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Judge Patricia Gifford Butsch (Photo: Provided by family.)

Patricia Gifford Butsch, 79, April 8: Marion Superior Court judge known for her even-handed leadership in the rape trial of Mike Tyson. For more than three decades, Gifford was one of the longest-serving judges in Indianapolis and a mainstay of the local judicial system.

Rick Benick, 66, June 13: Guitarist in the popular Indianapolis rock group Roadmaster during the 1970s and '80s. Benick was a member of the Kokomo-based rock band Nebula Spoon in the early 1970s.

Rev. Charles J. Ellis, 54, Sept. 9: Pastor of 25th Street Baptist Church on the north side served as the executive director of the Indiana Ten Point Coalition for five years, before being promoted to serve as the faith-based organization's state director.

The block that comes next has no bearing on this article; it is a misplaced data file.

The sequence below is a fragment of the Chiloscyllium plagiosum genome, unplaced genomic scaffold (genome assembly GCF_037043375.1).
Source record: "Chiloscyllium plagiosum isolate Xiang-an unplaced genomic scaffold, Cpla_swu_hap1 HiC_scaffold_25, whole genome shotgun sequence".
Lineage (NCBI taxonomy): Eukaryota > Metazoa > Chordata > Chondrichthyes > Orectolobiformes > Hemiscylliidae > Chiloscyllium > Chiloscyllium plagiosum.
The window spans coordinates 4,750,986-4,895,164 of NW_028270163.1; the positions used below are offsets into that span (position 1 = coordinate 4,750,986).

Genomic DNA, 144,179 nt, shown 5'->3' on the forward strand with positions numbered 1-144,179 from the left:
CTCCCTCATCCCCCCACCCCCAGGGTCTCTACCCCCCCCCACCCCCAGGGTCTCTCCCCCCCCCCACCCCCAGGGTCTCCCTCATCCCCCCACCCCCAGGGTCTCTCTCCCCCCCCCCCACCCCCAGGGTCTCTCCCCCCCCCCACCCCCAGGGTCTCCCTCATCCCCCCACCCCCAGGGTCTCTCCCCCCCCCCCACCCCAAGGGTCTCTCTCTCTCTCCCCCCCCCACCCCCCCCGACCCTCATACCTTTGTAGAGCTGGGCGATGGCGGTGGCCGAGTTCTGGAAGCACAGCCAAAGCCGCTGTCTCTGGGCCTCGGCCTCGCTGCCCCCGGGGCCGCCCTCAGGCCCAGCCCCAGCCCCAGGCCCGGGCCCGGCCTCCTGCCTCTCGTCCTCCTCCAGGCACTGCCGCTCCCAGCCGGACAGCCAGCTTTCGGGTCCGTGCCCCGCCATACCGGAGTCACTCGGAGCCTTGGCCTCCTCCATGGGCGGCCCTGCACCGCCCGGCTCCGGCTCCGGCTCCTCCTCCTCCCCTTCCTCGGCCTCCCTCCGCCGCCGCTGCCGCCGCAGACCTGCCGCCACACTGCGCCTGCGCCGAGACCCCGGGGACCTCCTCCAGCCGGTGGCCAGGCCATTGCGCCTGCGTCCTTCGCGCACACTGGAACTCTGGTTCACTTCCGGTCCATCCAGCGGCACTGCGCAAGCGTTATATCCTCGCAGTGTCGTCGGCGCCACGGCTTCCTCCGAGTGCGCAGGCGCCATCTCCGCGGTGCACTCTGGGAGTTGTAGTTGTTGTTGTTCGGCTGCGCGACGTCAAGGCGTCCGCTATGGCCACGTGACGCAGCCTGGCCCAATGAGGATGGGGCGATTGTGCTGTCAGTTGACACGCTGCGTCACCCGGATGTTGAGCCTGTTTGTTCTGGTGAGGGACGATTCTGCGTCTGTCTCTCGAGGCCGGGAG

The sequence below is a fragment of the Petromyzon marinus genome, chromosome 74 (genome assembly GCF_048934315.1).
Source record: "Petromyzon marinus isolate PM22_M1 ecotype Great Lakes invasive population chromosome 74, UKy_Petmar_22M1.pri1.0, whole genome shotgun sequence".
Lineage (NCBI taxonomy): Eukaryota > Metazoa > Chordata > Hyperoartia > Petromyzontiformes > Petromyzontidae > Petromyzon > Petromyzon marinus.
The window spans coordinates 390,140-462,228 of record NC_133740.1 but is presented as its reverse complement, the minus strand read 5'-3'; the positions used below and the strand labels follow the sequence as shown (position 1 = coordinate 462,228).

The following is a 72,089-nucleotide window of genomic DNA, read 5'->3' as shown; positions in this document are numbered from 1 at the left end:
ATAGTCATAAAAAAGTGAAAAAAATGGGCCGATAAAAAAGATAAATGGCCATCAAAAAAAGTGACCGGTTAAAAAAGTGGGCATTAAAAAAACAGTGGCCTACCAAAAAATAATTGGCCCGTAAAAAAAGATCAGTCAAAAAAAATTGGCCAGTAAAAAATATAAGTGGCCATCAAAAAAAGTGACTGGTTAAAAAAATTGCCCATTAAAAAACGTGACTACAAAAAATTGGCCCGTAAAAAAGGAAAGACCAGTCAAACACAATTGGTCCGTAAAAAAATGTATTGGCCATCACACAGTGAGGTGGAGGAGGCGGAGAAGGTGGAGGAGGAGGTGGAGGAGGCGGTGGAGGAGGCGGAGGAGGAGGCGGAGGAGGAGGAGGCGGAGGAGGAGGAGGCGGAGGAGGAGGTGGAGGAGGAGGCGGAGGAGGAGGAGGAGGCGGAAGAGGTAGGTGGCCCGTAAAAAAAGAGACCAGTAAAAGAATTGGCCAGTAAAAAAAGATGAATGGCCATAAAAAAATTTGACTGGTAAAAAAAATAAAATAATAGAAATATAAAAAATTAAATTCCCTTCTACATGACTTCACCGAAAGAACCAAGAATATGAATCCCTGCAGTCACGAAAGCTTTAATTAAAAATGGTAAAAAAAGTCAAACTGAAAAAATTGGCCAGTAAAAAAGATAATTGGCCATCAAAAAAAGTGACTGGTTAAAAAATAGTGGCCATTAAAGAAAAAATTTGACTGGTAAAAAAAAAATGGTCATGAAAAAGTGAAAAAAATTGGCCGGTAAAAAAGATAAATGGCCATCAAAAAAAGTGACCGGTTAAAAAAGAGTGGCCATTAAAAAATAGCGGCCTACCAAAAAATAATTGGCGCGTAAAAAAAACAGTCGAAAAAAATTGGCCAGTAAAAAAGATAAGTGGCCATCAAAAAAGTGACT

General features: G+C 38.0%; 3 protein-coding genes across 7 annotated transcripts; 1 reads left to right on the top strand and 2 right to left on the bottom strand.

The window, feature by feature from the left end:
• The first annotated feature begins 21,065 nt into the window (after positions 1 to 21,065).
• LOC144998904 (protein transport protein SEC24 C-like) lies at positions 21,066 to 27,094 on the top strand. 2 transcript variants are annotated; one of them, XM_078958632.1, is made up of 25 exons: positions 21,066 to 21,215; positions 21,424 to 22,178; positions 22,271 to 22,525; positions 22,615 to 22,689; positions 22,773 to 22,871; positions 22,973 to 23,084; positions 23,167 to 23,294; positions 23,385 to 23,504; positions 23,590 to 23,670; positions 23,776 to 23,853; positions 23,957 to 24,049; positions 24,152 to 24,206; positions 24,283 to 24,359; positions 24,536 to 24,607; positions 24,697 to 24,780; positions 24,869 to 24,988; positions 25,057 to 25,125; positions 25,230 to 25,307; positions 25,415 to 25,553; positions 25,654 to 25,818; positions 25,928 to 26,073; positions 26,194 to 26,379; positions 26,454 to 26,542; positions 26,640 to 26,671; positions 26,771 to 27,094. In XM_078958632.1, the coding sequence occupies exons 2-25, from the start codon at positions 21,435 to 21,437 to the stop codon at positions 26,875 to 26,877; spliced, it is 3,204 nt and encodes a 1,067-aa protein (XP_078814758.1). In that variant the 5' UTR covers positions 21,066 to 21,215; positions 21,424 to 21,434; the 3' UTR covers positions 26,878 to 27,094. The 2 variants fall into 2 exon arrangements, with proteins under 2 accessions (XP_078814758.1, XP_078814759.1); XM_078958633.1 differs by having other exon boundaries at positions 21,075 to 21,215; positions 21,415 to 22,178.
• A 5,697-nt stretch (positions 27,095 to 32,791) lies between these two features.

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Rev. Charles Ellis in 2011. (Photo: Steve Sanchez/IndyStar)

Tommy Caito, 86, Nov. 21: Owner of John's Famous Stew on the southwest side and the northwest side's Galahad's Cafe and Spirits in the 1990s. An Army veteran, he served in the Korean War and had been active in his family's Indianapolis-based company, Caito & Mascari Produce Inc.

Mark Leonard, Jan. 30: The man considered the mastermind behind the 2012 Richmond Hill neighborhood explosion that killed two people and wounded at least a dozen others died in prison of natural causes. Leonard was at the Wabash Valley Correctional Facility in Sullivan County serving two life sentences.

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Dr. Shahid Athar in 2012. (Photo: Joe Vitti/IndyStar)

Dr. Shahid Athar, 73, Aug. 4: Athar was many things in life: a father, a husband, an endocrinologist at St. Vincent's Health, an associate professor at Indiana University School of Medicine and a creator of the Interfaith Alliance of Indianapolis.